Stamp of Approval

So yesterday I flew to California for the day. Yup, just the day. My mission was to get my Ecuadorian visa. I took a super early flight out of Sky Harbor Airport in Phoenix, Arizona where the baby blue skies were speckled with some stray, wispy clouds.

The desert landscape spread out below us the entire flight.

During descent, one flight attendant came over the speakers to insist that everyone turn off and put away their portable electronics because Burbank was consumed in fog and clouds. I suppose the devices were interfering with the pilot’s navigational system. I looked out the window and sure enough, an entire blanket of puffy clouds had made the celebrity haven completely invisible.

The plane slipped through the clouds and I kept glancing as hard as I could to see any sign of land below us. After about a minute of falling through whiteness I saw it just as we landed. It was if the sky and earth had left no distinction between each other.

Side note: I highly recommend the Bob Hope Airport in Burbank because it is much smaller & less busy than the LAX International Airport. Plus, it has great historical & educational displays throughout on the people and events that held significance. Such as, Amelia Earhart & Charles Lindbergh!

My shuttle took me directly to the consulate, which is located on Wilshire Boulevard in Los Angeles, California on the fifth floor of a building that is also home to the Brazilian consulate (seventh floor). I walked into a completely empty room decorated with orange chairs and colorful artwork.

No one was even at the desk behind the glass windows. After standing for about 5 minutes I located the service bell and pushed it. Unanswered.

I contemplated pushing it again but then the consulate door swung open and a lady, and a couple behind the lady extravagantly entered the room.

The first lady pushed her way in front of me thinking someone was helping me and then she realized there was no one. In broken English she asked me if I had been helped and I said, “No, I suggest you push the button.” She pushed. Miraculously, someone appeared.

The lady didn’t even allow me to go, instead, she spread all her paperwork on the table and started talking in rapid Spanish. Apparently she needed to fill out more of her paperwork because the lady behind the glass acknowledged me and asked what I needed.

“I need to get a student visa.”

“Do you have your paperwork.”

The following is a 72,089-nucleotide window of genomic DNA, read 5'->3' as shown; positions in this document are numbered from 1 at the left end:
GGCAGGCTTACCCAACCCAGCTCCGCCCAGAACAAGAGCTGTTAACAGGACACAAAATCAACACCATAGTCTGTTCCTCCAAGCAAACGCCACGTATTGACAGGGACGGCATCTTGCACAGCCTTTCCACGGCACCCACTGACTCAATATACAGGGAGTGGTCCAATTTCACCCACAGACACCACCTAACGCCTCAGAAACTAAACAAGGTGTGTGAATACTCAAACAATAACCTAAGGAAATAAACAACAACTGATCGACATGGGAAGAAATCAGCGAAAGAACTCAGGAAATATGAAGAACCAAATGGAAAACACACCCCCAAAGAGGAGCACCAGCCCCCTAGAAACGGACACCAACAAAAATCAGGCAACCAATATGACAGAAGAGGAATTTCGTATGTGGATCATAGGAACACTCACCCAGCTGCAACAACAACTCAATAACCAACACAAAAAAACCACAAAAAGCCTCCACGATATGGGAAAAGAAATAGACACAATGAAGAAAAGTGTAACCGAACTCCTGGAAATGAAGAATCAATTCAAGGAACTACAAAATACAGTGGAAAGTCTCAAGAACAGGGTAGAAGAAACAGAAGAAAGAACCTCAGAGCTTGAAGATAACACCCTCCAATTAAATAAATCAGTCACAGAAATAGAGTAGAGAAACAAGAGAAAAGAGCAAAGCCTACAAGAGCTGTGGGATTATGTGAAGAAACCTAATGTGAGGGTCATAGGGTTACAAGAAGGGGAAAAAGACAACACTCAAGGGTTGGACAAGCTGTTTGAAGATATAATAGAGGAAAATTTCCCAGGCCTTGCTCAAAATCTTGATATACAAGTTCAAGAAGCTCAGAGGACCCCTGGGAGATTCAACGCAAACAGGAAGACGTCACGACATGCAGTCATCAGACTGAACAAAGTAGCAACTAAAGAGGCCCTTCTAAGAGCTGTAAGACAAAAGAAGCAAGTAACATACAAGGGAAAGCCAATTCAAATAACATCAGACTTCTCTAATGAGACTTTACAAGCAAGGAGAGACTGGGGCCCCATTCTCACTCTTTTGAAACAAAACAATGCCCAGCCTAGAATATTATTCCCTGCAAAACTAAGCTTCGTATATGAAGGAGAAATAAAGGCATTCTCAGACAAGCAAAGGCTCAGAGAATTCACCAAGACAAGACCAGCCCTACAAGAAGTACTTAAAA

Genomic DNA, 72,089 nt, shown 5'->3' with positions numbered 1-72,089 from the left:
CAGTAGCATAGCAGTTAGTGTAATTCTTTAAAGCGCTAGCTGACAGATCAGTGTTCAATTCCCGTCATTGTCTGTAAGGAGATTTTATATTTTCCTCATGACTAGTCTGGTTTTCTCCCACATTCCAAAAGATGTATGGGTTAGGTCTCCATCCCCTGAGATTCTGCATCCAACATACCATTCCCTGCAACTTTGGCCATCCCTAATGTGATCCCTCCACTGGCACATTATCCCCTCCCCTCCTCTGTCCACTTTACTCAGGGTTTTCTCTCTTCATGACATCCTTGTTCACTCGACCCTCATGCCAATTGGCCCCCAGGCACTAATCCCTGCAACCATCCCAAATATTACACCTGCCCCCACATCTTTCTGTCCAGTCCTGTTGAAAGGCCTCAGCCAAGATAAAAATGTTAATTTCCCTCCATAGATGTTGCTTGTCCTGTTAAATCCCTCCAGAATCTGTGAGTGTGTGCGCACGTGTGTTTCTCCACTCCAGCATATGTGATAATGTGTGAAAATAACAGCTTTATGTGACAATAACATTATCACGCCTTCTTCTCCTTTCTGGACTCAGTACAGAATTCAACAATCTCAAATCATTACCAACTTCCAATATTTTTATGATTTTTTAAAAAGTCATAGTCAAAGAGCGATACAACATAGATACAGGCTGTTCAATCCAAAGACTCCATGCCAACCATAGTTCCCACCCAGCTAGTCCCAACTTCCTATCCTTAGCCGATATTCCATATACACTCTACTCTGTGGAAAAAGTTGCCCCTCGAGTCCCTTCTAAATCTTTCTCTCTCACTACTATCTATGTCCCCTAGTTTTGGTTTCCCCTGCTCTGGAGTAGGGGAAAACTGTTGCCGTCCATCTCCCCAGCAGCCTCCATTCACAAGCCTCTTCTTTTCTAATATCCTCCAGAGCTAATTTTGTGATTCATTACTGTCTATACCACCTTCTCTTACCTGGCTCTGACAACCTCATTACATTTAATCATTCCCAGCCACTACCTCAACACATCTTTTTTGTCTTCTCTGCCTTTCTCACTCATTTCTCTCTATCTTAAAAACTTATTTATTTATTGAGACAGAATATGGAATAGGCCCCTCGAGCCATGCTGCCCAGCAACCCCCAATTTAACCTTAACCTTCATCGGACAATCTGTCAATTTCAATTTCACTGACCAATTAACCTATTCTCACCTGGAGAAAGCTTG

I handed her my manila folder with all the paperwork complete, or so I thought.

“What will you be doing in Ecuador?” she asked.

“Student.”

“Student?”

“Yes, I’m going to be a student.”

“Oh, okay.”

She glanced at each piece of the required papers and forms for not more than 10 seconds. There was about a total of a minute of flipping papers and then an unexpected speed-bump.

“This isn’t notarized,” she said, pointing to my financial paper from the bank. “This needs to be notarized.”

My heart skipped a beat and my breath caught.

“I can’t give you a visa if this isn’t notarized.”

“Well, is there some way I can do it here or around here because I flew in just for the day to get this visa.”

The lady beside me decided she had finished completing her paperwork and that she could continue where she left off.

::rambling Spanish between the two::

The lady behind the glass put her hands up in universal language, which I took as meaning “too much, too much, let me finish with her and then I’ll come back to you.”

“There is a notary in the Brazilian consulate who can help you. Go get this notarized and then I can help you.”

On the way up to the seventh floor I call my mom and update her. I soon find myself sitting on a small love-seat in the smallest reception area ever waiting for a notary. My phone rings.

“I faxed a copy of your financial paper to the guy at the bank. He’s signing it right now and having the notary sign it too. It will be faxed right afterward.”

My head felt immediately lighter. THANK YOU MOM!! I go back down to the Ecuador consulate and tell the lady. After a few more bell pushes, she said she had received the fax, asked for the $130 cash ($30 for the paperwork, $100 for the visa) and said it would take 45 minutes to complete the visa. Fast-forward.

“Allison.”

I walked up to the glass window.

“Here you go.”

I got it! I will now be able to stay in Ecuador for up to one year.

The mission was completed.

After a whirl-wind day trip to California, I can finally breathe and start preparing for my move to the equator. I don’t think it has really set in yet. In 32 days I’ll be in Quito, Ecuador.

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Filed under Arizona, Ecuador, Latin America // South America, Travel

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